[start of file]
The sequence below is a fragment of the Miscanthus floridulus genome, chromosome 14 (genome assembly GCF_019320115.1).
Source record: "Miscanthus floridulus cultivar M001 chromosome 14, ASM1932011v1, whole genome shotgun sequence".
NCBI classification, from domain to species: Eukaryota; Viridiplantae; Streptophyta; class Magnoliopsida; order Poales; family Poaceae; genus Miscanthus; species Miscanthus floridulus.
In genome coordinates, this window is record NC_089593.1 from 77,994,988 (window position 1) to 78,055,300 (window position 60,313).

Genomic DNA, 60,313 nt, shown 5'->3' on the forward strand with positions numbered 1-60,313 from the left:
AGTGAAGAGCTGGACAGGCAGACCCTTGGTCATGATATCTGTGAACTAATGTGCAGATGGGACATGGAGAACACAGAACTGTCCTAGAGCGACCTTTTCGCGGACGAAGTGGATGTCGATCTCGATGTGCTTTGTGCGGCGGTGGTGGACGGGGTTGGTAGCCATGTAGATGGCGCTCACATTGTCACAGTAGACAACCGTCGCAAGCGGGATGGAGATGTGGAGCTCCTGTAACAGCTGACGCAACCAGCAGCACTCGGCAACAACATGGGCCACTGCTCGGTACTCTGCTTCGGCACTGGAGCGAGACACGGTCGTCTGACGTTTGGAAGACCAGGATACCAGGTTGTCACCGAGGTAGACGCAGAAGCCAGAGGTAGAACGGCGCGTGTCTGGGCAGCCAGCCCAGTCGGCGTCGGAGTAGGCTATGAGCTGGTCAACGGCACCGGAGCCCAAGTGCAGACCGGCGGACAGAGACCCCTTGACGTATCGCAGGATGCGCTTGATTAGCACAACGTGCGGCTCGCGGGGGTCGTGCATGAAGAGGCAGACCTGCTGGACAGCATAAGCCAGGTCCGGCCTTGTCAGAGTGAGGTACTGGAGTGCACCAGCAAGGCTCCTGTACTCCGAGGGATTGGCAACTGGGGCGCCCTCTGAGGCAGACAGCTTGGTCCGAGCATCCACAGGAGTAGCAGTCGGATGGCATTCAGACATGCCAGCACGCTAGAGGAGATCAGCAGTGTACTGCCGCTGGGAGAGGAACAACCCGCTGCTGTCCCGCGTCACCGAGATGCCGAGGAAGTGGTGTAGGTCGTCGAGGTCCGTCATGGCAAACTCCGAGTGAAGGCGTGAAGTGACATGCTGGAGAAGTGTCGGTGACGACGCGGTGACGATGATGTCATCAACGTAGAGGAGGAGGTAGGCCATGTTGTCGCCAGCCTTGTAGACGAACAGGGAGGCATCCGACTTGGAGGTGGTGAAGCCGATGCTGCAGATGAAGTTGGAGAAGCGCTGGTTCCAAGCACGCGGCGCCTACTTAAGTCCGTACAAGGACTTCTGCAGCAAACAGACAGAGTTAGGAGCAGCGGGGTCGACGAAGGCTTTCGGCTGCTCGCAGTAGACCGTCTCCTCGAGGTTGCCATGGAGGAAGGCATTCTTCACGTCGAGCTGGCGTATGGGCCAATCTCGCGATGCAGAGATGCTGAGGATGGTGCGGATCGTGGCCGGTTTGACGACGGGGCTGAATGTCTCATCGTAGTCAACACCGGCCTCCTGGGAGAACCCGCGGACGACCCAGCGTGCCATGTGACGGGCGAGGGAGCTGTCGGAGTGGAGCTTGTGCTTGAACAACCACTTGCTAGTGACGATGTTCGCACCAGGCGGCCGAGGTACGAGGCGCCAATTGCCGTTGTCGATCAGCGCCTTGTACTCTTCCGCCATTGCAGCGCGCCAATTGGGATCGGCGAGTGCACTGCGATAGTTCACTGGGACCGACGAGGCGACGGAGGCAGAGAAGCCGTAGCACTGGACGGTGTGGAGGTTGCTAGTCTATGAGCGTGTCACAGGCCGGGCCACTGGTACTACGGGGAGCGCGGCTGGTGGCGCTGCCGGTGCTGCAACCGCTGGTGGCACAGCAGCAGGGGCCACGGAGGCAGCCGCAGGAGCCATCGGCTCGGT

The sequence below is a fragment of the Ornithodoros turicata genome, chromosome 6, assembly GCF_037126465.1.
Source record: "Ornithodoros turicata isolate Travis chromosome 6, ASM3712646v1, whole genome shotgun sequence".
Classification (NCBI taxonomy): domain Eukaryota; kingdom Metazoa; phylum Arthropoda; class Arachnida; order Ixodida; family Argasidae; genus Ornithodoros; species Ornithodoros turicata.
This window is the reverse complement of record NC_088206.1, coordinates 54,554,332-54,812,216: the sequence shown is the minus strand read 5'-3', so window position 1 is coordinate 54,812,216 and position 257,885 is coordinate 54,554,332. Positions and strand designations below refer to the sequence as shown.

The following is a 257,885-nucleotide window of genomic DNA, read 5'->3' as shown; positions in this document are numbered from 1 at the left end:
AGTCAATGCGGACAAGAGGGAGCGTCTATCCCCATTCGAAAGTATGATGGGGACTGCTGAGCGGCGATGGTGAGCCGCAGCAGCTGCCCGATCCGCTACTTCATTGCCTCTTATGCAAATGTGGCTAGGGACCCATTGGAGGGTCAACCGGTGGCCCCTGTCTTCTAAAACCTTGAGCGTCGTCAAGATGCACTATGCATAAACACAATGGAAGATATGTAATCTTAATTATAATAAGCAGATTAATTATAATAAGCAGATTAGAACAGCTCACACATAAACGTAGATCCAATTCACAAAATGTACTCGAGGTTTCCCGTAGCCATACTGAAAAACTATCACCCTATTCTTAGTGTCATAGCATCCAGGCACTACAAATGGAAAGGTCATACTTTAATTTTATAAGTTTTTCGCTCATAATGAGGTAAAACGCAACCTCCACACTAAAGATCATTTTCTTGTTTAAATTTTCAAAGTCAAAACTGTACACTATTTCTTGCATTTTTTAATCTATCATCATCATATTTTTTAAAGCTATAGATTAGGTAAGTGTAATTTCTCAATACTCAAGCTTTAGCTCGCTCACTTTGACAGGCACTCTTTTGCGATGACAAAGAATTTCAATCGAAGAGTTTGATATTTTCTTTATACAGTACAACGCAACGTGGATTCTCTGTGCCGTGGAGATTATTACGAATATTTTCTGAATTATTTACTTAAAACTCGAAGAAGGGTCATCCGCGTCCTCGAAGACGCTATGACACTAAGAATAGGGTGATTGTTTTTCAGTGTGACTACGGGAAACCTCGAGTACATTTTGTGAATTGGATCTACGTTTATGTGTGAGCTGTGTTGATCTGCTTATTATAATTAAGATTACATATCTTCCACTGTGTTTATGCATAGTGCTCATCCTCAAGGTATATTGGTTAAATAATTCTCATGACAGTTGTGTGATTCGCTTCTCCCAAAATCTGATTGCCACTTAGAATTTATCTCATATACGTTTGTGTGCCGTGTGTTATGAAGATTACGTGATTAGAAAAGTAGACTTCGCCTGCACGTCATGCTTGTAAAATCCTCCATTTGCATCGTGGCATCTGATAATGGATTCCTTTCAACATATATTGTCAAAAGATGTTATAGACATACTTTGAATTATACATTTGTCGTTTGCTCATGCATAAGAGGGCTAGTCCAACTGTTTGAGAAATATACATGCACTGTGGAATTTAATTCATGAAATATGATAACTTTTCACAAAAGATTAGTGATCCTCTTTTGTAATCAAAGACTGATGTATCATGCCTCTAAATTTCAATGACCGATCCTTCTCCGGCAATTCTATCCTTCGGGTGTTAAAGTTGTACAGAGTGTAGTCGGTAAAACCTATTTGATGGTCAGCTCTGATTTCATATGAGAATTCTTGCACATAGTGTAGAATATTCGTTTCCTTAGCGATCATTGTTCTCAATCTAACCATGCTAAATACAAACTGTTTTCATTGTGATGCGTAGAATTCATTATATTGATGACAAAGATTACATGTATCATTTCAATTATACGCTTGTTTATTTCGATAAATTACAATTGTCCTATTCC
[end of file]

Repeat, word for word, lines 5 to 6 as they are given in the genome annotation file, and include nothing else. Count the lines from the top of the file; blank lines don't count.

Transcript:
Genomic DNA, 60,313 nt, shown 5'->3' on the forward strand with positions numbered 1-60,313 from the left:
AGTGAAGAGCTGGACAGGCAGACCCTTGGTCATGATATCTGTGAACTAATGTGCAGATGGGACATGGAGAACACAGAACTGTCCTAGAGCGACCTTTTCGCGGACGAAGTGGATGTCGATCTCGATGTGCTTTGTGCGGCGGTGGTGGACGGGGTTGGTAGCCATGTAGATGGCGCTCACATTGTCACAGTAGACAACCGTCGCAAGCGGGATGGAGATGTGGAGCTCCTGTAACAGCTGACGCAACCAGCAGCACTCGGCAACAACATGGGCCACTGCTCGGTACTCTGCTTCGGCACTGGAGCGAGACACGGTCGTCTGACGTTTGGAAGACCAGGATACCAGGTTGTCACCGAGGTAGACGCAGAAGCCAGAGGTAGAACGGCGCGTGTCTGGGCAGCCAGCCCAGTCGGCGTCGGAGTAGGCTATGAGCTGGTCAACGGCACCGGAGCCCAAGTGCAGACCGGCGGACAGAGACCCCTTGACGTATCGCAGGATGCGCTTGATTAGCACAACGTGCGGCTCGCGGGGGTCGTGCATGAAGAGGCAGACCTGCTGGACAGCATAAGCCAGGTCCGGCCTTGTCAGAGTGAGGTACTGGAGTGCACCAGCAAGGCTCCTGTACTCCGAGGGATTGGCAACTGGGGCGCCCTCTGAGGCAGACAGCTTGGTCCGAGCATCCACAGGAGTAGCAGTCGGATGGCATTCAGACATGCCAGCACGCTAGAGGAGATCAGCAGTGTACTGCCGCTGGGAGAGGAACAACCCGCTGCTGTCCCGCGTCACCGAGATGCCGAGGAAGTGGTGTAGGTCGTCGAGGTCCGTCATGGCAAACTCCGAGTGAAGGCGTGAAGTGACATGCTGGAGAAGTGTCGGTGACGACGCGGTGACGATGATGTCATCAACGTAGAGGAGGAGGTAGGCCATGTTGTCGCCAGCCTTGTAGACGAACAGGGAGGCATCCGACTTGGAGGTGGTGAAGCCGATGCTGCAGATGAAGTTGGAGAAGCGCTGGTTCCAAGCACGCGGCGCCTACTTAAGTCCGTACAAGGACTTCTGCAGCAAACAGACAGAGTTAGGAGCAGCGGGGTCGACGAAGGCTTTCGGCTGCTCGCAGTAGACCGTCTCCTCGAGGTTGCCATGGAGGAAGGCATTCTTCACGTCGAGCTGGCGTATGGGCCAATCTCGCGATGCAGAGATGCTGAGGATGGTGCGGATCGTGGCCGGTTTGACGACGGGGCTGAATGTCTCATCGTAGTCAACACCGGCCTCCTGGGAGAACCCGCGGACGACCCAGCGTGCCATGTGACGGGCGAGGGAGCTGTCGGAGTGGAGCTTGTGCTTGAACAACCACTTGCTAGTGACGATGTTCGCACCAGGCGGCCGAGGTACGAGGCGCCAATTGCCGTTGTCGATCAGCGCCTTGTACTCTTCCGCCATTGCAGCGCGCCAATTGGGATCGGCGAGTGCACTGCGATAGTTCACTGGGACCGACGAGGCGACGGAGGCAGAGAAGCCGTAGCACTGGACGGTGTGGAGGTTGCTAGTCTATGAGCGTGTCACAGGCCGGGCCACTGGTACTACGGGGAGCGCGGCTGGTGGCGCTGCCGGTGCTGCAACCGCTGGTGGCACAGCAGCAGGGGCCACGGAGGCAGCCGCAGGAGCCATCGGCTCGGT